A Brief Sketch of Luther’s Life
Many of us are familiar with Luther’s story. He was the brilliant son of a German miner. He did not come from noble stock or an aristocratic family. Martin was as common as they come, but he and his Father had high hopes for his life. Luther would be enrolled at the University of Erfurt to study law. One evening, Luther was walking to the University after visiting with his parents, when he was caught in a storm. A bolt of lightning struck so close to Luther that he feared for his life. In a panic, he cried out a vow: “Saint Anne, help me! I shall become a monk!”
He made a vow, and vows must be kept so he became an Augustinian monk to the frustration of his Father who had invested a lot of money in his son’s education. Luther was a monk among monks. The monastic life was disciplined, ordered, and full of rule-keeping—rules on how to walk, how to talk, where to look, how to eat, where to go and on and on. Luther was the best rule keeper of them all. He was driven by a quest to earn the favor of God as were all monks. But Luther was uniquely introspective and conscientious about his sins. He worked harder than anyone to show God how dedicated he was. Luther would starve himself, going with no water for three days at a time. He would freeze himself in the winter because surely God would be especially pleased with someone who freezes himself. But the harder he worked, the more troubled he became. He knew that even his best efforts were tainted with insincerity, false motives, and weakness. His prayers were not as heartfelt as they should be; His singing was weak, lacking passion; his mind would wander. How could the almighty holy God be pleased with such pathetic motivations and inadequate attempts to earn his divine favor?
So Luther knew what he had to do; he needed to absolved of all of his sins. Which meant that Luther would need to confess all of his sins to the priest. There can be no forgiveness if there is no confession, so Luther would rack his brain to think of every possible sin he had committed so that he could verbalize them to the priest. Luther spent up to six hours at a time in confession.
Can you just imagine the priests when they saw Luther coming? Hide! Turn the lights off. Or should we say blow the torches out! Be very still. Luther would exhaust his confessors. They grew angry with him. Eventually, his mentor, Johann von Staupitz, scolded Luther: “Look here, if you expect Christ to forgive you, come in with something to forgive—parricide, blasphemy, adultery—instead of all these peccadilloes” (Bainton, 40).
But Luther recognized something even they didn’t. God is holy. There are no peccadilloes before a holy God. Luther was terrified at the prospect of standing before a holy God as a sinner. If he was going to be forgiven, he would need to confess to the priest, and if he was going to confess, he would need to remember all of his sins. There was no other way around it. What a cycle of despair and hopelessness. A righteous God requires a perfect righteousness, and therefore Luther was convinced that he must be damned. So this pious monk was angry toward a God. He hated this God who punishes sinners in his justice because there is nothing he or any sinner can do to assuage God’s wrath.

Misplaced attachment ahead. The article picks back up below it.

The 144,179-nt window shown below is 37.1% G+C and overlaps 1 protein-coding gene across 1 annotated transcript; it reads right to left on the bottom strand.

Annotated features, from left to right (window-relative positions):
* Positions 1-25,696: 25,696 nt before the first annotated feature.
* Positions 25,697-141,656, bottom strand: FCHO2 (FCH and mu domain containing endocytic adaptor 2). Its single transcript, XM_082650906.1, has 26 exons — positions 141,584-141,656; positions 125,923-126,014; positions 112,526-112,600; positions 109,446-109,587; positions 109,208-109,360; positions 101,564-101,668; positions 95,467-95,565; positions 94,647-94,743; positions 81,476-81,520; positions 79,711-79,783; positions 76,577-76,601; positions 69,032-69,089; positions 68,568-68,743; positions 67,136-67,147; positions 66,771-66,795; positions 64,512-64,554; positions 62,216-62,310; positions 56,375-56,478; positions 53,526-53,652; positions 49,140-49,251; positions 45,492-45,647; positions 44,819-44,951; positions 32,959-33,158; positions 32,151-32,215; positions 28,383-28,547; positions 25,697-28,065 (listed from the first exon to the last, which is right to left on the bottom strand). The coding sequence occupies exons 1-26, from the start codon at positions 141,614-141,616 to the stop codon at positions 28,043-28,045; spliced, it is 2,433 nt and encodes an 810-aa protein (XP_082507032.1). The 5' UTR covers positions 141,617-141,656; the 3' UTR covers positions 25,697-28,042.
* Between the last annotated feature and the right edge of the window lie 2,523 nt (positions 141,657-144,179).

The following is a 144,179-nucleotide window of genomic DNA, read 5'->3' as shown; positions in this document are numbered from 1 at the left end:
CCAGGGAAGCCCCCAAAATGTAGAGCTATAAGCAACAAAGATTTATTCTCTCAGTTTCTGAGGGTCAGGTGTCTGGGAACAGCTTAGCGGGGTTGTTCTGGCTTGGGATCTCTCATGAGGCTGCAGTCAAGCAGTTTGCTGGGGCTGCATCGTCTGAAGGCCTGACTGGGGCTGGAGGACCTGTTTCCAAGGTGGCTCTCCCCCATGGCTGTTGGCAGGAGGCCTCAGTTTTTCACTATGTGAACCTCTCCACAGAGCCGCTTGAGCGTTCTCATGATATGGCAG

As Luther was spiraling into deeper introspection and despair, Johann von Staupitz, his mentor, and leader of the monastery had an idea. He would commission Luther to become a professor of Bible at the university and to preach and teach its contents and counsel sick souls. Luther, the man on the edge of a nervous breakdown, would become the teacher and counselor of others. This meant that Luther would have to start studying the Bible. You would think that studying the Bible would be a staple of theological education for a monk, but it wasn’t. He was too busy with other things, spending his study time on philosophers and church fathers. But now Luther would engage with the pages of Scripture on a whole new level. And it was through his study of the Bible from 1513–1517 that he entered through the gates of paradise.
Here is Luther’s famous retelling of the earthshaking discovery he made while studying Romans in his monastery tower:
Though I lived as a monk without reproach, I felt that I was a sinner before God with an extremely disturbed conscience. I could not believe that he was placated by my satisfaction. I did not love, yes, I hated the righteous God who punishes sinners, and secretly if not blasphemously, certainly murmuring greatly, I was angry with God, and said ‘As if, indeed, it is not enough, that miserable sinners, eternally lost through original sin, are crushed by every kind of calamity by the law of the Decalogue, without having God add pain to pain by the gospel and also by the gospel threatening us with his righteousness and wrath!’ Thus I raged with a fierce and troubled conscience. Nevertheless, I beat importunately upon Paul at that place, most ardently desiring to know what St. Paul wanted.
At last, by the mercy of God, meditating day and night, I gave heed to the context of the words, namely, ‘In it the righteousness of God is revealed, as it is written, “He who through faith is righteous shall live.’” There I began to understand that the righteousness of God is that by which the righteous lives by a gift of God, namely by faith. And this is the meaning: the righteousness of God is revealed by the gospel, namely, the passive righteousness with which merciful God justifies us by faith, as it is written, ‘He who through faith is righteous shall live.’ Here I felt that I was altogether born again and had entered paradise itself through open gates (Reeves, 47–48).